Father Of Afghan Robotics Team Captain Is Killed In Suicide Bombing


Kabul: When the Afghan female robotics team, made up of teenage students from the western city of Herat, finally made it to a global competition in the United States, the cameras were focused on them. Here was a glimmer of hope from a place so often associated with bloodshed. The girls had made it against all odds, including being denied visas twice.

With a big smile, Fatemah Qaderyan, 14, the team captain, illustrated just how far girls, even from a challenging place like Afghanistan, could go if given the opportunity. Crucial to that, she repeated, was the support of her parents.

Tuesday night, Fatemah’s father, Mohammed Asef Qaderyan, 54, was killed when suicide bombers targeted hundreds of worshipers at a mosque near their home in the city of Herat.
Roya Mahboob, an Afghan technology entrepreneur who helped arrange the team’s trip to the United States, confirmed the news of the death. Jailani Farhad, a spokesman for the governor of Herat, also said that Mr. Qaderyan had been among those killed.

The assault, for which the Islamic State claimed responsibility, left 37 people dead and 66 others wounded. It was the fifth attack this year against Shiite places of worship, killing at least 44 civilians and wounding 88, according to the United Nations mission in Afghanistan. Four of those attacks took place in Herat Province, and one took place in Kabul. The regional branch of the Islamic State claimed responsibility for two of them.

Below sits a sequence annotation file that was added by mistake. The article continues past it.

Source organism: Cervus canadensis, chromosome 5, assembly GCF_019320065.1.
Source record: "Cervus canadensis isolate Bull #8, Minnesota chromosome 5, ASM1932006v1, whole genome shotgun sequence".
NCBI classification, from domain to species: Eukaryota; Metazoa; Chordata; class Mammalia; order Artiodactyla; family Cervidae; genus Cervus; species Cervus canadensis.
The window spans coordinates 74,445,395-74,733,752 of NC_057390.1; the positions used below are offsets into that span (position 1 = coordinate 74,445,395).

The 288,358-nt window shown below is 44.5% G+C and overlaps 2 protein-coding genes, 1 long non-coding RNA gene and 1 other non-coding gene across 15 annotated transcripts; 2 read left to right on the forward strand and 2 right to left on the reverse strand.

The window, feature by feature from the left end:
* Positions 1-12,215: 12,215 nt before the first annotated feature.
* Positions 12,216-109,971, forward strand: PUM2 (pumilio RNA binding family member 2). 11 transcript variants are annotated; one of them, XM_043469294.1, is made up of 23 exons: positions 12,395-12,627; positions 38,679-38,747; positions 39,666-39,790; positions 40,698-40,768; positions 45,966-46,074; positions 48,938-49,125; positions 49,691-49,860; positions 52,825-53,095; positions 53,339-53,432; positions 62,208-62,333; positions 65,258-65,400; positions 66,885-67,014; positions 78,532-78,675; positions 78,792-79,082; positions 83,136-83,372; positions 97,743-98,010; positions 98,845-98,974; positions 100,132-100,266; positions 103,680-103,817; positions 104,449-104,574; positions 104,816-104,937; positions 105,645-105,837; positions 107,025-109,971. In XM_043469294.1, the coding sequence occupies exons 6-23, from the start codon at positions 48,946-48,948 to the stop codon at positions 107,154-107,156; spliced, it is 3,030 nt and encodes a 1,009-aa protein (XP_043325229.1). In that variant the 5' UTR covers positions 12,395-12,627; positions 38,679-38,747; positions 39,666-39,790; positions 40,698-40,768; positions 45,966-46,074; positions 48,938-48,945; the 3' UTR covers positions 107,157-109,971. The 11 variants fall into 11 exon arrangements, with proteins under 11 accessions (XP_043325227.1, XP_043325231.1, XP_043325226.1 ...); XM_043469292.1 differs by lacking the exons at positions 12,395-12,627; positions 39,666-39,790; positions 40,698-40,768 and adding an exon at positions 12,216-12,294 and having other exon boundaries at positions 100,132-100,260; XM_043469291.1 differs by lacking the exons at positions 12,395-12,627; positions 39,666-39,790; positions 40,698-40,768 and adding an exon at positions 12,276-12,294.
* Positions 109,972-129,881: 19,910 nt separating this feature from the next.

The Afghan robotics team attracted international attention after their visa requests to attend First Global, a competition with participants from 150 countries, were rejected twice. After a public outcry, President Trump reportedly intervened to let them travel to the United States. Ivanka Trump, the president’s daughter and adviser, met with the team and said it was “a privilege and an honor to have you all with us.”

The team was awarded a silver medal for courageous achievement.

“I am so excited, and very, very happy,” Fatemah said, turning the medal over in her hands. “I still can’t believe this happened.”

The girls returned home to a heroes’ welcome, with leaders holding receptions for them and awarding them plaques.

“Their success shows that Afghan girls, despite the challenges, can be good inspirations in the field of knowledge and technology,” the president of Afghanistan, Ashraf Ghani, said in congratulating the team.

Ten days later, Fatemah’s father was killed.